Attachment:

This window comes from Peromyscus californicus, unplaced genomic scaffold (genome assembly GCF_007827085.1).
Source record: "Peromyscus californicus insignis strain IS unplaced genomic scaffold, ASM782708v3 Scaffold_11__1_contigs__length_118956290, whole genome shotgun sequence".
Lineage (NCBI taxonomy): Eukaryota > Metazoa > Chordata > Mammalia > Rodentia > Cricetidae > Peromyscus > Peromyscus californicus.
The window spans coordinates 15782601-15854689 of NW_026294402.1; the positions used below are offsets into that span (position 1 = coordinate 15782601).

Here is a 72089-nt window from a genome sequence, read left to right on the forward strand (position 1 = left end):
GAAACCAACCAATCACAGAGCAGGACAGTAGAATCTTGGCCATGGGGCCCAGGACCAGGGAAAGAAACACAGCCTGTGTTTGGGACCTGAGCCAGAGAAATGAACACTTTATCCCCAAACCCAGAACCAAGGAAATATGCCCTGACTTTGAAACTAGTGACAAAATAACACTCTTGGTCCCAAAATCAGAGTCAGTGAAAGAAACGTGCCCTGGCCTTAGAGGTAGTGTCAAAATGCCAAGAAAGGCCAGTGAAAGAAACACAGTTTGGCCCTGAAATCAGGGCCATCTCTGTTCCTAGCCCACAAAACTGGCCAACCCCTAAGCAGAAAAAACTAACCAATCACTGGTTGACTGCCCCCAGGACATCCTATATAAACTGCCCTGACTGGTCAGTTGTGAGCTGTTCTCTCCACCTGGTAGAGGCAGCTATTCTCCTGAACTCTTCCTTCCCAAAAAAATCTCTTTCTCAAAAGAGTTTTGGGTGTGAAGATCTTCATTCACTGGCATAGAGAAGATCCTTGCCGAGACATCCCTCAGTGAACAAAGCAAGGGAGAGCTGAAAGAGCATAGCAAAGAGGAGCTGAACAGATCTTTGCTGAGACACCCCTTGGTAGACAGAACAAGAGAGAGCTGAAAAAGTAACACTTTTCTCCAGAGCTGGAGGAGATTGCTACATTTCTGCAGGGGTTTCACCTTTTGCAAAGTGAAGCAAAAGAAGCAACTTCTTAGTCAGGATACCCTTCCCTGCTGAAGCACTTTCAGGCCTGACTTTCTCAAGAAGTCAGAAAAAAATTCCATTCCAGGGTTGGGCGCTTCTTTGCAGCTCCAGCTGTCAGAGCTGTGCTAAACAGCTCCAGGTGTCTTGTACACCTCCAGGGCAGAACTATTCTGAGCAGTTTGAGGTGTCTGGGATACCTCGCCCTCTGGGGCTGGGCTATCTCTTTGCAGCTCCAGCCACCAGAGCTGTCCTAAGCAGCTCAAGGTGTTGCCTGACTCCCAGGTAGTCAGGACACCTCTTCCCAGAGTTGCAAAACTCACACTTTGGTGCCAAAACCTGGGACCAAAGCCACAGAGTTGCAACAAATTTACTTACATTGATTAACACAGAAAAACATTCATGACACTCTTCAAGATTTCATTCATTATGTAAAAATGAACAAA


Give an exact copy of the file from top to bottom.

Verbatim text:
This window comes from Peromyscus californicus, unplaced genomic scaffold (genome assembly GCF_007827085.1).
Source record: "Peromyscus californicus insignis strain IS unplaced genomic scaffold, ASM782708v3 Scaffold_11__1_contigs__length_118956290, whole genome shotgun sequence".
Lineage (NCBI taxonomy): Eukaryota > Metazoa > Chordata > Mammalia > Rodentia > Cricetidae > Peromyscus > Peromyscus californicus.
The window spans coordinates 15782601-15854689 of NW_026294402.1; the positions used below are offsets into that span (position 1 = coordinate 15782601).

Here is a 72089-nt window from a genome sequence, read left to right on the forward strand (position 1 = left end):
GAAACCAACCAATCACAGAGCAGGACAGTAGAATCTTGGCCATGGGGCCCAGGACCAGGGAAAGAAACACAGCCTGTGTTTGGGACCTGAGCCAGAGAAATGAACACTTTATCCCCAAACCCAGAACCAAGGAAATATGCCCTGACTTTGAAACTAGTGACAAAATAACACTCTTGGTCCCAAAATCAGAGTCAGTGAAAGAAACGTGCCCTGGCCTTAGAGGTAGTGTCAAAATGCCAAGAAAGGCCAGTGAAAGAAACACAGTTTGGCCCTGAAATCAGGGCCATCTCTGTTCCTAGCCCACAAAACTGGCCAACCCCTAAGCAGAAAAAACTAACCAATCACTGGTTGACTGCCCCCAGGACATCCTATATAAACTGCCCTGACTGGTCAGTTGTGAGCTGTTCTCTCCACCTGGTAGAGGCAGCTATTCTCCTGAACTCTTCCTTCCCAAAAAAATCTCTTTCTCAAAAGAGTTTTGGGTGTGAAGATCTTCATTCACTGGCATAGAGAAGATCCTTGCCGAGACATCCCTCAGTGAACAAAGCAAGGGAGAGCTGAAAGAGCATAGCAAAGAGGAGCTGAACAGATCTTTGCTGAGACACCCCTTGGTAGACAGAACAAGAGAGAGCTGAAAAAGTAACACTTTTCTCCAGAGCTGGAGGAGATTGCTACATTTCTGCAGGGGTTTCACCTTTTGCAAAGTGAAGCAAAAGAAGCAACTTCTTAGTCAGGATACCCTTCCCTGCTGAAGCACTTTCAGGCCTGACTTTCTCAAGAAGTCAGAAAAAAATTCCATTCCAGGGTTGGGCGCTTCTTTGCAGCTCCAGCTGTCAGAGCTGTGCTAAACAGCTCCAGGTGTCTTGTACACCTCCAGGGCAGAACTATTCTGAGCAGTTTGAGGTGTCTGGGATACCTCGCCCTCTGGGGCTGGGCTATCTCTTTGCAGCTCCAGCCACCAGAGCTGTCCTAAGCAGCTCAAGGTGTTGCCTGACTCCCAGGTAGTCAGGACACCTCTTCCCAGAGTTGCAAAACTCACACTTTGGTGCCAAAACCTGGGACCAAAGCCACAGAGTTGCAACAAATTTACTTACATTGATTAACACAGAAAAACATTCATGACACTCTTCAAGATTTCATTCATTATGTAAAAATGAACAAA